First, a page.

Is preventing diabetes really as easy as eating breakfast?

Yes, yes. We all know that it's important to eat breakfast. I can't tell you how much I've read about the benefits of breakfast: it helps regulate your blood sugar throughout the day, it improves memory and energy levels, etc. You've probably heard of all of this before, too. But one thing that may surprise you is that new scientific research shows that eating breakfast can have an even bigger benefit: it can help lower your risk of diabetes. Since Latinos suffer from higher diabetes risk, this is kind of big news for all of us. And I can tell you one thing: I definitely will never be skipping breakfast again!


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It's kind of crazy how small a change eating breakfast makes. All you have to do is wake up 10 minutes earlier and make this absolutely delicious breakfast polenta with warm berry compote. Or, even easier, just serve up some cereal with milk or toast with fruit. If that's really all I have to do to lower my risk of diabetes by 21%, according to research conducted by the National Weight Control Registry, then of course I'll do that! Won't you?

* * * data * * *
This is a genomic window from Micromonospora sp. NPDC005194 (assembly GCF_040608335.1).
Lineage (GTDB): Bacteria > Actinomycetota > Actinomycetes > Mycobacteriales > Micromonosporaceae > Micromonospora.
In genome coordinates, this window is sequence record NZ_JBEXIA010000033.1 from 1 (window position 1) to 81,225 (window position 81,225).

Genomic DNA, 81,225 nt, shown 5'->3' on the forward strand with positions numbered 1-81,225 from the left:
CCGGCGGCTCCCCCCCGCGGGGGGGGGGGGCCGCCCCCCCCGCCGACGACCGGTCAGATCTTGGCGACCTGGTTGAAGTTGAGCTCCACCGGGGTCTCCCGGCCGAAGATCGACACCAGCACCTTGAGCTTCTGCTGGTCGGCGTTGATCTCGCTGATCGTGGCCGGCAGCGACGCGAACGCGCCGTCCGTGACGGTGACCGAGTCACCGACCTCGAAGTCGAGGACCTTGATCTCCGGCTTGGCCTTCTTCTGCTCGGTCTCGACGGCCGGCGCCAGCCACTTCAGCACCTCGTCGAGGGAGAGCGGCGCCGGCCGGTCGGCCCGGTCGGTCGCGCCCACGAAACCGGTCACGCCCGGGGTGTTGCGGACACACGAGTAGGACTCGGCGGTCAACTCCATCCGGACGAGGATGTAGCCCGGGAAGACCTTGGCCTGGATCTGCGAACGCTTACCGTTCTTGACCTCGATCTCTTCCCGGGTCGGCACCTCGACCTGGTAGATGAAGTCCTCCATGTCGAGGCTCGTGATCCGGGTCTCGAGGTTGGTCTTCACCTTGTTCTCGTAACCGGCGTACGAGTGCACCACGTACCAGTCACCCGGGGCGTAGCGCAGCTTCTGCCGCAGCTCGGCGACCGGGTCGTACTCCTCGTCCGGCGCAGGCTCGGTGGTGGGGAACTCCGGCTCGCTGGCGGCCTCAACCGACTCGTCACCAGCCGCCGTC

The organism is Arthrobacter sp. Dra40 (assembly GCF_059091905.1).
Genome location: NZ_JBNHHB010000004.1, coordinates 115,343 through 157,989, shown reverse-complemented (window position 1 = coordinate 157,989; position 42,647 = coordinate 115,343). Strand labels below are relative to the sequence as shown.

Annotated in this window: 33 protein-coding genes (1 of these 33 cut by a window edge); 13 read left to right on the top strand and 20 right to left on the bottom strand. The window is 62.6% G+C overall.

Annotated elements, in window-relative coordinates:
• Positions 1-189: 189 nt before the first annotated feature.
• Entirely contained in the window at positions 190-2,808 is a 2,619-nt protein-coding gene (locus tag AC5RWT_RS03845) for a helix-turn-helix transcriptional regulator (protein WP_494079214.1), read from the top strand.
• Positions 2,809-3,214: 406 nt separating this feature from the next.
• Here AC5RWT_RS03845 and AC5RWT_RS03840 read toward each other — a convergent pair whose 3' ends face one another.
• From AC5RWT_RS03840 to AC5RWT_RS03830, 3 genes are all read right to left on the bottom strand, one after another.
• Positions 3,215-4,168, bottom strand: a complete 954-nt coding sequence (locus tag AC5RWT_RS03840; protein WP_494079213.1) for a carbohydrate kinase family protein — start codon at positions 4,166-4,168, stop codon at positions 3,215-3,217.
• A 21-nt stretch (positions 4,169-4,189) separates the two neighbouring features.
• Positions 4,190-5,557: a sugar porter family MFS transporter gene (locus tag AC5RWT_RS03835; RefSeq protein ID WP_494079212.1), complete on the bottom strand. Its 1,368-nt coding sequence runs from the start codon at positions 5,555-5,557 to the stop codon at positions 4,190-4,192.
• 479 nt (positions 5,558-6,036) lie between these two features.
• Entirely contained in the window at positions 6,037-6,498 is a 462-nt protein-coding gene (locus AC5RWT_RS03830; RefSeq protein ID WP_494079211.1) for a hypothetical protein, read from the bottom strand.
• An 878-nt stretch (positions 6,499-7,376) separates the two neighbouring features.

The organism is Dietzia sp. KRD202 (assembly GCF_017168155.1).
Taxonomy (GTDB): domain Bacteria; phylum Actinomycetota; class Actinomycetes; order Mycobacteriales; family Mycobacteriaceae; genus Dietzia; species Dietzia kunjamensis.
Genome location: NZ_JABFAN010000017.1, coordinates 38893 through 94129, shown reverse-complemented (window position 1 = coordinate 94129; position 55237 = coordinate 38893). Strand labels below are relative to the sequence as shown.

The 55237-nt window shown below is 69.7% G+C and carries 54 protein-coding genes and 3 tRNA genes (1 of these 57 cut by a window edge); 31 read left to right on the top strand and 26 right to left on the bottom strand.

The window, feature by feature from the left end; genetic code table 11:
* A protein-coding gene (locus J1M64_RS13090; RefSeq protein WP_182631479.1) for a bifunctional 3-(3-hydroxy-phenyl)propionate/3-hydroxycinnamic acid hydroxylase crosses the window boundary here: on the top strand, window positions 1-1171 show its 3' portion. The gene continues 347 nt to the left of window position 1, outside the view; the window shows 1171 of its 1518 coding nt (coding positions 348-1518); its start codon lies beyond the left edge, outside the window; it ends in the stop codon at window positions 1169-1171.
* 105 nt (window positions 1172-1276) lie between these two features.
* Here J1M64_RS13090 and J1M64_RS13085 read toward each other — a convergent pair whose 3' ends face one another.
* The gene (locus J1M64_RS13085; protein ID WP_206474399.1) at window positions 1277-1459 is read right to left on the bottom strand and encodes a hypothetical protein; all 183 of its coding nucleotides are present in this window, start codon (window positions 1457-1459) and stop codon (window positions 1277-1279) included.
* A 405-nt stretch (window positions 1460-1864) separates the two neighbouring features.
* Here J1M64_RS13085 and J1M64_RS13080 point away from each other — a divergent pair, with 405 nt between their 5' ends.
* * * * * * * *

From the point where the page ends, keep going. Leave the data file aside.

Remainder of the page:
The most amazing thing, though, is that it's not just one study that has found a link between Type 2 diabetes, according to an article by the New York Times:

Other studies have also found a link between skipping breakfast and greater risk of Type 2 diabetes. While it is not clear why the relationship exists, some scientists suspect that a morning meal helps stabilize blood sugar through the day.

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Well, if you weren't convinced to eat breakfast regularly, then I hope you are now! I'll definitely make sure to at least have something on hand (even if it's just fruit or a nutrition bar) on days that I am too tired to actually make breakfast or woke up too late to eat before work. In fact, I'll even keep a couple snacks at work so that I can have a late breakfast when I get in. After all, if it's preventing possible diabetes, then it's the least I can do.

Do you eat breakfast regularly?

Image via Mountainbread/flickr

Topics: diabetes  diseases  latino health  weight loss